• Gather data. They told us they had no data, but we found lots of it (and it’s on the website). Then there was a scramble to get data because the cat was out of the bag. The PBoro MNRF office reacts. It doesn’t proactively lead or engage or DO. Where is the review of the 2009 Fisheries Management Plan? What happened to that? What was done? Nothing. That’s why no review.

    • Close winter pan fishing in zone 17 (the MNRF think $Millions in licensing money is more important than protecting walleye, which are poached badly during winter.)

    • Say yes to river spawning bed enhancement to support existing and future stocked fish populations (support our pilot projects in Bobcaygeon and Lindsay).

    • Deal with the exploding pan fishery (We have passed the tipping point. The panfish are now walleye predators).

    • Stock walleye fingerlings after the infrastructure is fixed to support more walleye. Fingerlings not eyed eggs. We need the stock to survive.

*The MNRF’s winter panfishing is a sad joke (if you know anything about fishing)
Anglers don’t fish for panfish in winter! Why not? Because Bluegill don’t digest food in winter (so they don’t eat). And it’s extremely difficult to catch Crappy in winter. So what do winter anglers pull from the lakes in winter? WALLEYE! Selling the idea to the public that a winter pan fishery will decrease panfish numbers is laughable. Winter fishing won’t change the exploding bluegill numbers. What winter fishing does create an unenforced season of walleye poaching. Poaching of walleye in wint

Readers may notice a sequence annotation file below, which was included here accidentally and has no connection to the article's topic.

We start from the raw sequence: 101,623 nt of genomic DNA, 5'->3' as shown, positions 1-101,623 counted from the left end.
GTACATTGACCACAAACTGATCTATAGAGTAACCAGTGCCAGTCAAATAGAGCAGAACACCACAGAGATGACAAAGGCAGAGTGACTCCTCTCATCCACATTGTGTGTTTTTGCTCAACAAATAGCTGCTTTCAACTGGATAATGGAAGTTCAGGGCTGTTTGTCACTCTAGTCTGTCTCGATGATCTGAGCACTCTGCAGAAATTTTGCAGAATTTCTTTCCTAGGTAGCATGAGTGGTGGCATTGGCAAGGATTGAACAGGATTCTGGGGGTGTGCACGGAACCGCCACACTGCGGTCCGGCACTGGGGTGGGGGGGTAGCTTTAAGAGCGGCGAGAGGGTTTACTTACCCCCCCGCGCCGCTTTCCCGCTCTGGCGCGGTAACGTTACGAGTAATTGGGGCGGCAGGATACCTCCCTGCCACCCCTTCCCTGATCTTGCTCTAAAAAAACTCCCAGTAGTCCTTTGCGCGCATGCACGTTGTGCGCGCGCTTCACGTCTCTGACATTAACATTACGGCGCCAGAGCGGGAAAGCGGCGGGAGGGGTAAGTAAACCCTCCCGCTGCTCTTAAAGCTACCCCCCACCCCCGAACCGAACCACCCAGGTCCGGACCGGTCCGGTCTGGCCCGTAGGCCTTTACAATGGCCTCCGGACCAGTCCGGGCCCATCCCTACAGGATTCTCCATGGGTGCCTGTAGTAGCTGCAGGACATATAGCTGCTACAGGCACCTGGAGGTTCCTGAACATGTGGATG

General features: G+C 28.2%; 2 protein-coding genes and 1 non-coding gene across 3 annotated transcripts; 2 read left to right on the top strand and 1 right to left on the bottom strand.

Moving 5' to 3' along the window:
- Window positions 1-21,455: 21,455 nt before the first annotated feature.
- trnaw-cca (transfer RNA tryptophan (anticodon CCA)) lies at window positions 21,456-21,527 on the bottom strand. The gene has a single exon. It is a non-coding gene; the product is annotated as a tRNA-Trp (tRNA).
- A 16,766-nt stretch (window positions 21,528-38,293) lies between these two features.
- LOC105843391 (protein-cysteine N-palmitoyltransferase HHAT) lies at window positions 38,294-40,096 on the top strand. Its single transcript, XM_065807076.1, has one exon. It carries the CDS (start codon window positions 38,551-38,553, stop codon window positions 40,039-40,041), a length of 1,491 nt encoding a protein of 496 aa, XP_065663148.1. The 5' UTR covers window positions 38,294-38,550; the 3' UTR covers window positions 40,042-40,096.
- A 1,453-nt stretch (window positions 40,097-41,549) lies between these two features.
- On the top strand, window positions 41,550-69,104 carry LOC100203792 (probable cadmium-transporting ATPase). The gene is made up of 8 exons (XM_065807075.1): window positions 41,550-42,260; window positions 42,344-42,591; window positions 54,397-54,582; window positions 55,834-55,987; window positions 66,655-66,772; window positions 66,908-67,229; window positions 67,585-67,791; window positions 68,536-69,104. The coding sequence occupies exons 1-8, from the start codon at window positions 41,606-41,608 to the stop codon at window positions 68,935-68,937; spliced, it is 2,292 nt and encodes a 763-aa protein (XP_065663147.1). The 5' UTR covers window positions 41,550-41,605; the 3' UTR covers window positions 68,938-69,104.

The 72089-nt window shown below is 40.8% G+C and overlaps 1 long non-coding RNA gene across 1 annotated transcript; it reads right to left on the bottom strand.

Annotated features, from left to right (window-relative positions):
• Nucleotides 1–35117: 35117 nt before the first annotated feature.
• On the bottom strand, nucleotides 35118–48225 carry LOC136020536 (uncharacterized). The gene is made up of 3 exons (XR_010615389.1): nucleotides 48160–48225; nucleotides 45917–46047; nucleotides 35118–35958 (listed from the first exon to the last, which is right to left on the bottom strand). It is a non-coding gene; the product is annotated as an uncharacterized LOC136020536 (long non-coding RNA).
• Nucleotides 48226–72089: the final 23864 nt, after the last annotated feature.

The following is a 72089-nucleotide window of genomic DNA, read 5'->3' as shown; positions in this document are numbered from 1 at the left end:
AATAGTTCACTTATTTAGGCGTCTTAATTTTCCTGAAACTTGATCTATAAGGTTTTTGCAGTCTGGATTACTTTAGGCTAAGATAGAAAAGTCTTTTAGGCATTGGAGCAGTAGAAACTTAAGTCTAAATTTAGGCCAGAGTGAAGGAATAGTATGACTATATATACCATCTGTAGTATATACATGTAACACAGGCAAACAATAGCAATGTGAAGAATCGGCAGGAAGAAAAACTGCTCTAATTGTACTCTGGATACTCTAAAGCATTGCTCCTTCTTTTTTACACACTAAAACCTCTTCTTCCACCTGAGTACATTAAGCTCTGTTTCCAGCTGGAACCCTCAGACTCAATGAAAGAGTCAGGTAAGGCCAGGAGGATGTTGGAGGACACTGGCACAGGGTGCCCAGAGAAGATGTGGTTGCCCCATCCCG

The solution (is simple):

      • Fix the Bobcaygeon spawning bed so walleye can reproduce

The beds are too high and too smooth.

The beds need to be lower

The beds need the rubble that’s sitting on the smooth limestone shelf pushed off into deeper water so the eggs can settle where they won’t be washed away and where they will have a better chance of being covered.

*This will only happen if the MNRF tells the TSW it should happen and help make it happen with funds for physical spawning bed repair (a couple of bulldozers) and to cover the costs of the TSW’s required Environmental Assessment…either with money or with a supplied environmental engineer to do the study.

      • Manage water in a fish-friendly way.

If the TSW allows the spawning bed repairs, this will have an immediate positive impact on the turnaround of the walleye population.

But if the TSW doesn’t change how it manages water, incorporating the needs of the fishery into its calculations, there won’t be a significant improvement over time. And the ecosystem will continue to suffer in more ways than just the walleye fishery.

Pressure needs to come from the MNRF to the MOE, the kind of pressure that doesn’t happen from one MP and a handful of concerned constituents.


After an on-site meeting that covered a lot of (problematic) ground, Minister Yakabuski asked for data to move forward. We are hopeful that once this data is in hand—there’s a lot of it—good things will come from Doug Ford’s Minister of Natural Resources and Forestry and from his staff.